Of the 55M, 14.6M was spent on defence and 29.6M on interest, which I suppose was paying off the national debt incurred by the Napoleonic wars decades earlier. 300,000 was spent on education, nothing on pensions, healthcare or welfare. In those days there was some welfare, but I believe it was mostly paid for in parish rates. In Emma, which I read recently, administrating poor relief from parish rates appeared to one of Mr Elton's duties, who was the local clergyman.

    Compare the British government's 1843 expenditure with that of 2014.
    According to Aldous Huxley, D.H. Lawrence once said that Balzac was 'a gigantic dwarf', and in a sense the same is true of Dickens.
    Charles Dickens, by George Orwell

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    Registered User kev67's Avatar
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    Interestingly, the murder plot in Mary Barton was not that far-fetched. There was a case where a manufacturer was murdered with a pistol. There were conspiracies between union activists to do some desperate stuff. I remember industrial relations in this country being pretty bad in the 1970's and 80's, but it was nothing compared to this.
    According to Aldous Huxley, D.H. Lawrence once said that Balzac was 'a gigantic dwarf', and in a sense the same is true of Dickens.
    Charles Dickens, by George Orwell

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    Registered User Jackson Richardson's Avatar
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    Quote Originally Posted by OrphanPip View Post
    I think it's fair to say they shared a concern for the working conditions of the poor. However, they are coming from very different positions. Engels from the historical/economic school that will become Marxism, and Gaskell from the social gospel movement that would go on to produce organizations like the Salvation Army.
    Socialism and Christianity are far from incompatible. The Labour Party had strong links with English nonconformity (eg the Tolpuddle Martyrs were Methodists). R H Tawney was a certainly a Christian and a socialist - https://en.wikipedia.org/wiki/R._H._Tawney. William Temple, Archbishop of Canterbury, was a major influence in the foundation of the welfare state (remember that?)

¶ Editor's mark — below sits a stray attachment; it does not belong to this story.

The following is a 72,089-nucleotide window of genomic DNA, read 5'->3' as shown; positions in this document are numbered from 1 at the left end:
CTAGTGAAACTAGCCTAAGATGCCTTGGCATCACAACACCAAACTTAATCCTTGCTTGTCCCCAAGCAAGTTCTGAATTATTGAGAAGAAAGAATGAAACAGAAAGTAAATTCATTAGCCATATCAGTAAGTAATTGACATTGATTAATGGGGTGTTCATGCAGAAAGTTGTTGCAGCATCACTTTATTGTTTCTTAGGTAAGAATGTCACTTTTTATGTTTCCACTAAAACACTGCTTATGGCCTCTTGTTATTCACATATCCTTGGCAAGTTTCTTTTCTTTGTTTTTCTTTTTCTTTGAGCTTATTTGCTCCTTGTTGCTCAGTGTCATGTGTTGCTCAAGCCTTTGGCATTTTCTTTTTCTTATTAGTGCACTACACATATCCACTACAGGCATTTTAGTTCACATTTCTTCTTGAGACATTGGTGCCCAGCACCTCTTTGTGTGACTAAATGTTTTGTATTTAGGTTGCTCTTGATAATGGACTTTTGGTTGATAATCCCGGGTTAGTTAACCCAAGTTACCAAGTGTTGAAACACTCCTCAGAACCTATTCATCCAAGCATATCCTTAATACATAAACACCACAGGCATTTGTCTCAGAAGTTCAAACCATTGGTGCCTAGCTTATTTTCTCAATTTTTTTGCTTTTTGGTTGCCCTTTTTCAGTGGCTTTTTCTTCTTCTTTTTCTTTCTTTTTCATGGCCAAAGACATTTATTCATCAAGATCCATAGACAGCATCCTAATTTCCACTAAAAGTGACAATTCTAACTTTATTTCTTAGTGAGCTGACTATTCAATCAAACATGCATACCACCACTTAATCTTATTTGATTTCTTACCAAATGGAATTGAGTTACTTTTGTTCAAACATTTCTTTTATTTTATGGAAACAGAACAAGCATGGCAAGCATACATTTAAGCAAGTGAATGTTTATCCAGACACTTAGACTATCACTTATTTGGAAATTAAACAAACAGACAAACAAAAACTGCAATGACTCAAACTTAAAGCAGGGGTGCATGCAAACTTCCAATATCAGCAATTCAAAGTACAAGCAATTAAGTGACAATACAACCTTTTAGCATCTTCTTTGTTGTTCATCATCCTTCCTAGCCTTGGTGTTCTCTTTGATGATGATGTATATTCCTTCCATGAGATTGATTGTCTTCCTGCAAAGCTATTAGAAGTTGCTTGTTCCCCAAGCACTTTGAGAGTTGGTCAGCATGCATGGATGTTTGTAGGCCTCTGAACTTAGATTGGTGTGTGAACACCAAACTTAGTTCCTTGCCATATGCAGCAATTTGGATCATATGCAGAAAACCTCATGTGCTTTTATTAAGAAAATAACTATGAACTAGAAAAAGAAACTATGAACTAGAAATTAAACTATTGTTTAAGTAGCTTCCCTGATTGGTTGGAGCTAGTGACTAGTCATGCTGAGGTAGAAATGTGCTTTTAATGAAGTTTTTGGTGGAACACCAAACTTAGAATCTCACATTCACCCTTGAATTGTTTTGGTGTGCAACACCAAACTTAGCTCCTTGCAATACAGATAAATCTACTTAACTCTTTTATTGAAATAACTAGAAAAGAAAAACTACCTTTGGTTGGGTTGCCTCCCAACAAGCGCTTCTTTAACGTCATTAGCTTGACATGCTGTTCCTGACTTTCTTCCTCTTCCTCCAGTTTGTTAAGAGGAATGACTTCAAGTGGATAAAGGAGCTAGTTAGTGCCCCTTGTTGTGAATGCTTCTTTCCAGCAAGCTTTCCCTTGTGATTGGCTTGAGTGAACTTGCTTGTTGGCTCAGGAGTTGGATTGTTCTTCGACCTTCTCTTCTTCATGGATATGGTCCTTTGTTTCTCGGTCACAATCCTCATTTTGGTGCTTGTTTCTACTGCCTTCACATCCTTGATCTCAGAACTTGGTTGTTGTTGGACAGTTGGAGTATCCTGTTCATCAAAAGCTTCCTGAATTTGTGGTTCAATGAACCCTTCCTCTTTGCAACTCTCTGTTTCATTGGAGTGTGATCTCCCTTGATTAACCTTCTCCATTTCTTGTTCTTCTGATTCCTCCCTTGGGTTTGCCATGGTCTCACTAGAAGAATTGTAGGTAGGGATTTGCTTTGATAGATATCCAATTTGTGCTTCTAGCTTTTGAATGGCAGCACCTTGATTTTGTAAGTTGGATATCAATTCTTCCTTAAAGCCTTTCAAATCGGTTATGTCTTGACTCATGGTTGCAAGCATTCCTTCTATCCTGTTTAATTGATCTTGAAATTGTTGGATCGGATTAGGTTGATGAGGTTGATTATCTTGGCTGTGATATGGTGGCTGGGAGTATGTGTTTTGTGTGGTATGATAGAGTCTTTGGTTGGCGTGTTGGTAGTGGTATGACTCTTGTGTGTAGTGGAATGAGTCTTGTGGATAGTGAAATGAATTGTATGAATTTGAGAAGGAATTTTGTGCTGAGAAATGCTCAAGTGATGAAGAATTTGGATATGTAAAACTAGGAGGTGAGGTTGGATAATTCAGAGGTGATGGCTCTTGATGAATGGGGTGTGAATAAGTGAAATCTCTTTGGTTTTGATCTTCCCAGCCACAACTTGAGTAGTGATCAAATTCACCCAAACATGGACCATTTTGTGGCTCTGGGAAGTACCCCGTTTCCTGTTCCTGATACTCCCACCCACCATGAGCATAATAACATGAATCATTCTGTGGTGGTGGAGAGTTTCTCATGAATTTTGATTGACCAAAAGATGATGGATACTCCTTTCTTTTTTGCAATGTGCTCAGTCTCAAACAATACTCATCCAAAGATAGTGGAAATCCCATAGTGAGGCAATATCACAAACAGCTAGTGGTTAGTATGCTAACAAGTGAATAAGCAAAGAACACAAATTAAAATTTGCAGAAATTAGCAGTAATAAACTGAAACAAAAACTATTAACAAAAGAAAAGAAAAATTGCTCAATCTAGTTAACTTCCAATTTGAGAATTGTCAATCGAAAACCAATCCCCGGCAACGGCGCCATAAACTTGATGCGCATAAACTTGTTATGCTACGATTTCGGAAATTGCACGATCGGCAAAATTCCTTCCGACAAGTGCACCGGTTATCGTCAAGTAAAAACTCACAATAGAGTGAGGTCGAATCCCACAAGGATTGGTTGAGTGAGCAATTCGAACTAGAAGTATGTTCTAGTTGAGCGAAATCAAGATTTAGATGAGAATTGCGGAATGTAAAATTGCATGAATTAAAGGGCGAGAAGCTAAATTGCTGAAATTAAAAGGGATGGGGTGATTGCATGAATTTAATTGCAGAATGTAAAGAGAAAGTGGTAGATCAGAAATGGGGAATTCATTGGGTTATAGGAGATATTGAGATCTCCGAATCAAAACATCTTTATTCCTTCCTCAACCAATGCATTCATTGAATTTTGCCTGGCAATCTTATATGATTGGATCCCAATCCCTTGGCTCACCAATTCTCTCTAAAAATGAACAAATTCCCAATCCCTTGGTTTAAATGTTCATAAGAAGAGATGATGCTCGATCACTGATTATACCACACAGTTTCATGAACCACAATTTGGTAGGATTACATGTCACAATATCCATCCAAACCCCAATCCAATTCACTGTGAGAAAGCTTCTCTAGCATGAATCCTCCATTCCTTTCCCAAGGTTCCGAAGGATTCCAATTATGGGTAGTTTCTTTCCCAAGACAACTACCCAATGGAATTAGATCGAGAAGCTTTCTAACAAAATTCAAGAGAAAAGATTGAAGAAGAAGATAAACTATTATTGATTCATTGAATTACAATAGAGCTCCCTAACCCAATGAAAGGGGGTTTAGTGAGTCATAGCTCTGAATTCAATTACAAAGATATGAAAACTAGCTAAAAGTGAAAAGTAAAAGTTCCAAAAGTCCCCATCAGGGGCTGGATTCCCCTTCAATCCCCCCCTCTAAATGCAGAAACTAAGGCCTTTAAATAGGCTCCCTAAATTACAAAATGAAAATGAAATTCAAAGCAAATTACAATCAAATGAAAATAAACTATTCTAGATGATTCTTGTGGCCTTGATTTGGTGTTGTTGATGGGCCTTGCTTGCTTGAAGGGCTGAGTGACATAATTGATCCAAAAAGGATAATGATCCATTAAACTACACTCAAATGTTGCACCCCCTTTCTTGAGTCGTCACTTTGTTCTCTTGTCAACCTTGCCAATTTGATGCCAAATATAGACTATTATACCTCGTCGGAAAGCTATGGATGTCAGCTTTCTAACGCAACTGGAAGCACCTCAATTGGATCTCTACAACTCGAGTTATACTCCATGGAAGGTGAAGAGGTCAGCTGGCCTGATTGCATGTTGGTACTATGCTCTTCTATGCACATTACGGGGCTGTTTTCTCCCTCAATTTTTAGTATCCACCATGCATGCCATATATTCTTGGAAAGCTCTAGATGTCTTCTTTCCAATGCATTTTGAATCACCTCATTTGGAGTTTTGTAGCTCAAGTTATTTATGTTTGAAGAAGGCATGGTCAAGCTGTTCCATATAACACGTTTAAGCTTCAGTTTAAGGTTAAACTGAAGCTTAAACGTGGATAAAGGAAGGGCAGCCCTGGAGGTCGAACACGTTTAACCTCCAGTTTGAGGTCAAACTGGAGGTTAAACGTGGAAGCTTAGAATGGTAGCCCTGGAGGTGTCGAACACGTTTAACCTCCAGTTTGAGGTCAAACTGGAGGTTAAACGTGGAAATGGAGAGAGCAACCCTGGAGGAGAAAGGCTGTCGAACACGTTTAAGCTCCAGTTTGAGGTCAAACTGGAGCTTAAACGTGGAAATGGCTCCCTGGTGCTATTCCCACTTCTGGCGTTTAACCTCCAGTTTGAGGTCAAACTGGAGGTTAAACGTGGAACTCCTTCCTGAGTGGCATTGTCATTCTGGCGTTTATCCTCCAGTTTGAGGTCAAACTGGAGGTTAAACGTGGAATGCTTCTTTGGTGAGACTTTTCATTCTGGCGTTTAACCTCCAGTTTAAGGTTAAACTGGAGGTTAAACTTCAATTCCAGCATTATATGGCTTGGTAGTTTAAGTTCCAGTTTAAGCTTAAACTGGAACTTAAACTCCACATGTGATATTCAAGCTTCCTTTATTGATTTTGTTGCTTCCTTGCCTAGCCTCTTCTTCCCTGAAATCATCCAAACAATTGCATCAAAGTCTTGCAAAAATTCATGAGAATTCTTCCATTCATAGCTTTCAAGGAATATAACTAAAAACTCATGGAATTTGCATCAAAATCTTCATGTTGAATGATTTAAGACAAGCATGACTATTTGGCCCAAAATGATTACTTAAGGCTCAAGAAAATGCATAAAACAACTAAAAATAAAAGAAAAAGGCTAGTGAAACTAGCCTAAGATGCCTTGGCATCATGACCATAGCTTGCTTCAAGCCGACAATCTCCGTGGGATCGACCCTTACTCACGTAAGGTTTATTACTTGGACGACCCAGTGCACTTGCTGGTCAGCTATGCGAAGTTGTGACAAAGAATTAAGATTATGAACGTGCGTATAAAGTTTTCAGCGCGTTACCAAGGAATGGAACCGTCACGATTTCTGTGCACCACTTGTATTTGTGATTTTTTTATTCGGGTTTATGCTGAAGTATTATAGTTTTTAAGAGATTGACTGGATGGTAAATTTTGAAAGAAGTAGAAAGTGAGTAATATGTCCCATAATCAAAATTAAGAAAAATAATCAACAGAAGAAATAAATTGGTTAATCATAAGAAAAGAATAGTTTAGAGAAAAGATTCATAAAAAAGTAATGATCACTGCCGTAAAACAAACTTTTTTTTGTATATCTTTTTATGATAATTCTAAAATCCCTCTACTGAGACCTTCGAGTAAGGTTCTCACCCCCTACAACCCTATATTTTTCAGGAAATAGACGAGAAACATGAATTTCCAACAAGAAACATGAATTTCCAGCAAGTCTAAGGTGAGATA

Previously JonathanB

    The more I read, the more I shall covet to read. Robert Burton The Anatomy of Melancholy Partion3, Section 1, Member 1, Subsection 1

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    Quote Originally Posted by Dreamwoven View Post
    The Quakers are my favourite nonconformist church. They set up soup kitchens in Ireland during the potato famine and saved many lives. They also set up quite a few factories and have a reputation for being good employers. I am not sure what guys like Marx and Engels thought of them. I am quite interested in what their standard of living was compared to an average factory owner's. Much of the bitterness felt by the workers was due to them seeing how much money the owners had compared to them.

    It has closed down now, but the biggest employer in my home town used to be Huntley and Palmer who made biscuits. Huntley and Palmer were Quakers. Huntley and Palmers were a paternalistic company although workers complained they did not pay particularly well.
    According to Aldous Huxley, D.H. Lawrence once said that Balzac was 'a gigantic dwarf', and in a sense the same is true of Dickens.
    Charles Dickens, by George Orwell

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    Registered User prendrelemick's Avatar
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    One of the better known Quaker mill owners was Titus Salt, who built the town of Saltaire near Bradford for his workers. They had decent housing, way above the norm, together with strict rules about their conduct. He was reputed to to be well thought of by his employees.